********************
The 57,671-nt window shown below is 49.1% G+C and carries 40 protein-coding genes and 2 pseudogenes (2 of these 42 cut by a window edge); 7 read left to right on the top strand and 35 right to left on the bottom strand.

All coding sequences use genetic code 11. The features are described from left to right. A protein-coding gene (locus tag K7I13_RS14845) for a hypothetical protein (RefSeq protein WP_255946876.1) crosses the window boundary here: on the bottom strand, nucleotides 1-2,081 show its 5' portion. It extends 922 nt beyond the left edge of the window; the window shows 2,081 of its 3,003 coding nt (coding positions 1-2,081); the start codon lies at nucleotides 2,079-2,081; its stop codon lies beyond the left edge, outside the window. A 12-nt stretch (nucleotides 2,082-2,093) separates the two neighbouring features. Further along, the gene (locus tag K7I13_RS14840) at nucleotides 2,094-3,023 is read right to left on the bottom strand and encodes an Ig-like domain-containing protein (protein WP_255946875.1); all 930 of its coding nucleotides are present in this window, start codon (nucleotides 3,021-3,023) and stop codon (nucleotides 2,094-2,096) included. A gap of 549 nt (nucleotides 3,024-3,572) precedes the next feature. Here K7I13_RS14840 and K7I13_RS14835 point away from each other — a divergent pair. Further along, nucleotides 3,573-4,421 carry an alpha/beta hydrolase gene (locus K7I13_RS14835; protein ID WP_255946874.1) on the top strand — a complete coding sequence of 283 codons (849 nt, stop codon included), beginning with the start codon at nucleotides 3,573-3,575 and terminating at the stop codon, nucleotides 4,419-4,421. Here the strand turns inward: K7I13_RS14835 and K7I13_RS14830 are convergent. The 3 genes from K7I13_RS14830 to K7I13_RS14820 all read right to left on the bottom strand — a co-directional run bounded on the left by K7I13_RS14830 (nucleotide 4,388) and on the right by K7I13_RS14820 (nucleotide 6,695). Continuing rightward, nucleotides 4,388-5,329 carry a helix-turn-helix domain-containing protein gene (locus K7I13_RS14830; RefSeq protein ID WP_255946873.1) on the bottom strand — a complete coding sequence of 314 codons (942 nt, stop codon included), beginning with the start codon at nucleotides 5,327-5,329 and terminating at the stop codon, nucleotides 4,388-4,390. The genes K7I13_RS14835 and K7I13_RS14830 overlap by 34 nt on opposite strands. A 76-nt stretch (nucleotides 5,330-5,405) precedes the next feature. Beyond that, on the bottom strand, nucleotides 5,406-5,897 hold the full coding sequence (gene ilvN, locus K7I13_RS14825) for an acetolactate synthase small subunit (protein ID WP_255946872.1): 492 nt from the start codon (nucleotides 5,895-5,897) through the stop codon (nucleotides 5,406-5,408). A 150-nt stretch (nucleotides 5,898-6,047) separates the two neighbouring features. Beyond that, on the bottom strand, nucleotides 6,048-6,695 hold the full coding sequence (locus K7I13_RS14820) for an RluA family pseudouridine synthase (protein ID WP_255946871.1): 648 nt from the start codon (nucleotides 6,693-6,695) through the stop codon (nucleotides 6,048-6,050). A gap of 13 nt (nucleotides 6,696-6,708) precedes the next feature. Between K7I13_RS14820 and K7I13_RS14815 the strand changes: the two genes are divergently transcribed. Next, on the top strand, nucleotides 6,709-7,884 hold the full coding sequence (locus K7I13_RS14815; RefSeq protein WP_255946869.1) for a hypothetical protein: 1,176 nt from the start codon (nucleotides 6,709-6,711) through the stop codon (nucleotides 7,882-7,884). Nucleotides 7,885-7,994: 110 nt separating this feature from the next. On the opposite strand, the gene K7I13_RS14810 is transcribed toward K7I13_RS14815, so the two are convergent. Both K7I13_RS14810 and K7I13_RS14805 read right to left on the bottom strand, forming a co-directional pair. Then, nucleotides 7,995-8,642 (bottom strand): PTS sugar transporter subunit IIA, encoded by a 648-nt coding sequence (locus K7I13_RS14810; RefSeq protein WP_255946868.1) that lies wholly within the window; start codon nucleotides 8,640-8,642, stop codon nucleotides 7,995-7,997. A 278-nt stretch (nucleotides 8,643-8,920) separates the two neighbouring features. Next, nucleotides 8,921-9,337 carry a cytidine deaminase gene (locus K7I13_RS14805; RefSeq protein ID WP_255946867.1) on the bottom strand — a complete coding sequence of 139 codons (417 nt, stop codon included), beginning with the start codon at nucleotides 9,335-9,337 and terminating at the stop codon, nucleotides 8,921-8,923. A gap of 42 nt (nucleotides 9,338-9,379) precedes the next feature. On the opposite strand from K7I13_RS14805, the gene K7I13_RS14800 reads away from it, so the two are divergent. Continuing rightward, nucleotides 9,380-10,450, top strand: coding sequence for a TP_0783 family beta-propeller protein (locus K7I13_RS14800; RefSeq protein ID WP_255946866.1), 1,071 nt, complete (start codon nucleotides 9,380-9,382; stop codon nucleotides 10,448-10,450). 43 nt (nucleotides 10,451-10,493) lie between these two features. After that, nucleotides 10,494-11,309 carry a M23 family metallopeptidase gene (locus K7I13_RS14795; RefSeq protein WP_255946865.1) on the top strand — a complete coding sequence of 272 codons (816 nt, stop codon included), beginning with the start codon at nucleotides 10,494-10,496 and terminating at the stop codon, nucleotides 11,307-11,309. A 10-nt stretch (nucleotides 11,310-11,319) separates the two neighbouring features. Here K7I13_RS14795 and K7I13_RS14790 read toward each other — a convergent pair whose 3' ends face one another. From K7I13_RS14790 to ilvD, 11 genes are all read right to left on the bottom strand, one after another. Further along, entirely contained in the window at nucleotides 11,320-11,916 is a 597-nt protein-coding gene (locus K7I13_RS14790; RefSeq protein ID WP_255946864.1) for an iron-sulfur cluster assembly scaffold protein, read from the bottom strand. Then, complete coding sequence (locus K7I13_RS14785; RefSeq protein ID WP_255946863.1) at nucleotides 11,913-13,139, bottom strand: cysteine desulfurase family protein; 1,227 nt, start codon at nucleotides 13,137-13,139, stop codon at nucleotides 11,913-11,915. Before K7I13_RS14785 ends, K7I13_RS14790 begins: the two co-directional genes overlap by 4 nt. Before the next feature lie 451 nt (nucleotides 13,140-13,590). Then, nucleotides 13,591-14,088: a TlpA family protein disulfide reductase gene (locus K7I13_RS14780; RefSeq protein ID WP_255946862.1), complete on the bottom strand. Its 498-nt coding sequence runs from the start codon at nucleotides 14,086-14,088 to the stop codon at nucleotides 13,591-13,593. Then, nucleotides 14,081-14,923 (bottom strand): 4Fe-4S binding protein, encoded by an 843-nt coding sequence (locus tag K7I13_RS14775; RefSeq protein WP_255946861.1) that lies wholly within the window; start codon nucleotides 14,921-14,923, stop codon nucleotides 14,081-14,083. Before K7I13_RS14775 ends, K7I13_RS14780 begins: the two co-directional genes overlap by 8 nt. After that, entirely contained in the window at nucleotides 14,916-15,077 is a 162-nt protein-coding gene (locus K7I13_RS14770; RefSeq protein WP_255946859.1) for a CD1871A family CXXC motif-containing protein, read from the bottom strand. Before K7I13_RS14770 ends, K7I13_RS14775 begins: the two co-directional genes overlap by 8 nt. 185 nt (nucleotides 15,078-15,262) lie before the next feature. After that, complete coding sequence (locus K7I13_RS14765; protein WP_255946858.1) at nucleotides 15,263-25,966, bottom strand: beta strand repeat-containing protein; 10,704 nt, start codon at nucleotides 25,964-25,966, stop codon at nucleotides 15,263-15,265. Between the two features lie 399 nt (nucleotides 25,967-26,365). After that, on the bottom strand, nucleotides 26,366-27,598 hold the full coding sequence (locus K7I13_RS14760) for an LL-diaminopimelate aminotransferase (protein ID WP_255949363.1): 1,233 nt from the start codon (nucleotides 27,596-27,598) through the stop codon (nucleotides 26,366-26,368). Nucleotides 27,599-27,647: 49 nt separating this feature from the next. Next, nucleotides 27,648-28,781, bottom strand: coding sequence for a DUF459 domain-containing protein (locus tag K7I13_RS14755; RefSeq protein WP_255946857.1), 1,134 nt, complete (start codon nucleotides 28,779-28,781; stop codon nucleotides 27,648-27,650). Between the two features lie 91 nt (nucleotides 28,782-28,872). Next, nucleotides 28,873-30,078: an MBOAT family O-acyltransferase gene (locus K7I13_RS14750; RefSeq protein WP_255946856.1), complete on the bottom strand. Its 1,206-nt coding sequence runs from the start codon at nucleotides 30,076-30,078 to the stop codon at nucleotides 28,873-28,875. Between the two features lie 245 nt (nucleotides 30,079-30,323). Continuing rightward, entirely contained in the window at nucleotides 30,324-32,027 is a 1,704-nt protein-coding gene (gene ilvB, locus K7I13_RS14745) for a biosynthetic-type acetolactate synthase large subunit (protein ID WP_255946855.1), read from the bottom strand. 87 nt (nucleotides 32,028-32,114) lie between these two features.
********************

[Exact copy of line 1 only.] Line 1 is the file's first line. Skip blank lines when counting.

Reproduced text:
The 57,671-nt window shown below is 49.1% G+C and carries 40 protein-coding genes and 2 pseudogenes (2 of these 42 cut by a window edge); 7 read left to right on the top strand and 35 right to left on the bottom strand.